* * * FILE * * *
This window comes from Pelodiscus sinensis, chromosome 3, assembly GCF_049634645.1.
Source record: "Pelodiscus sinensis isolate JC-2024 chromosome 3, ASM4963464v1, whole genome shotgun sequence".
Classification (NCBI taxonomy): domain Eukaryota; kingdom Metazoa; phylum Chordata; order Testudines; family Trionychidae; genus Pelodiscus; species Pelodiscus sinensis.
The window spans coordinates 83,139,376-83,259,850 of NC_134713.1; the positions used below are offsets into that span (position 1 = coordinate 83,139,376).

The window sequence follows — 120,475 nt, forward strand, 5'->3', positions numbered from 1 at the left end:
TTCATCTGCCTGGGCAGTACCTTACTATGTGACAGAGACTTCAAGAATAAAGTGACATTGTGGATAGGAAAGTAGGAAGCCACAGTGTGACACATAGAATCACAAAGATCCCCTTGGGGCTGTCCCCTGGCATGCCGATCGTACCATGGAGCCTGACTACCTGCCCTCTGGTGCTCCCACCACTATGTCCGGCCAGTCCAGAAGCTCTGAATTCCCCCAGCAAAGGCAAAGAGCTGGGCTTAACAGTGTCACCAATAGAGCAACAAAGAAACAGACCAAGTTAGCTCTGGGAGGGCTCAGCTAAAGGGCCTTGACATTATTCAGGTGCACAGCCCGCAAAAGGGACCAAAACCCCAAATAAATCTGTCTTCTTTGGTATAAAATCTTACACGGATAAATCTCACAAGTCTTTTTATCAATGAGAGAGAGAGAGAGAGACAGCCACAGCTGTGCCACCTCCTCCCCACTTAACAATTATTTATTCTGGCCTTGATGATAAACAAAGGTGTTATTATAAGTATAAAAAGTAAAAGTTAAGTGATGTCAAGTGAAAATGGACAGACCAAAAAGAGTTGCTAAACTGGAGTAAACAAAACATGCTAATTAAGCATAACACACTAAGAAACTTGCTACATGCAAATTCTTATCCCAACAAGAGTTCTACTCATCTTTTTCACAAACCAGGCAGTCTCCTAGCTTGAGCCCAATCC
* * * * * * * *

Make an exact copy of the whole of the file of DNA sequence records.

This window comes from Pelodiscus sinensis, chromosome 3, assembly GCF_049634645.1.
Source record: "Pelodiscus sinensis isolate JC-2024 chromosome 3, ASM4963464v1, whole genome shotgun sequence".
Classification (NCBI taxonomy): domain Eukaryota; kingdom Metazoa; phylum Chordata; order Testudines; family Trionychidae; genus Pelodiscus; species Pelodiscus sinensis.
The window spans coordinates 83,139,376-83,259,850 of NC_134713.1; the positions used below are offsets into that span (position 1 = coordinate 83,139,376).

The window sequence follows — 120,475 nt, forward strand, 5'->3', positions numbered from 1 at the left end:
TTCATCTGCCTGGGCAGTACCTTACTATGTGACAGAGACTTCAAGAATAAAGTGACATTGTGGATAGGAAAGTAGGAAGCCACAGTGTGACACATAGAATCACAAAGATCCCCTTGGGGCTGTCCCCTGGCATGCCGATCGTACCATGGAGCCTGACTACCTGCCCTCTGGTGCTCCCACCACTATGTCCGGCCAGTCCAGAAGCTCTGAATTCCCCCAGCAAAGGCAAAGAGCTGGGCTTAACAGTGTCACCAATAGAGCAACAAAGAAACAGACCAAGTTAGCTCTGGGAGGGCTCAGCTAAAGGGCCTTGACATTATTCAGGTGCACAGCCCGCAAAAGGGACCAAAACCCCAAATAAATCTGTCTTCTTTGGTATAAAATCTTACACGGATAAATCTCACAAGTCTTTTTATCAATGAGAGAGAGAGAGAGAGACAGCCACAGCTGTGCCACCTCCTCCCCACTTAACAATTATTTATTCTGGCCTTGATGATAAACAAAGGTGTTATTATAAGTATAAAAAGTAAAAGTTAAGTGATGTCAAGTGAAAATGGACAGACCAAAAAGAGTTGCTAAACTGGAGTAAACAAAACATGCTAATTAAGCATAACACACTAAGAAACTTGCTACATGCAAATTCTTATCCCAACAAGAGTTCTACTCATCTTTTTCACAAACCAGGCAGTCTCCTAGCTTGAGCCCAATCC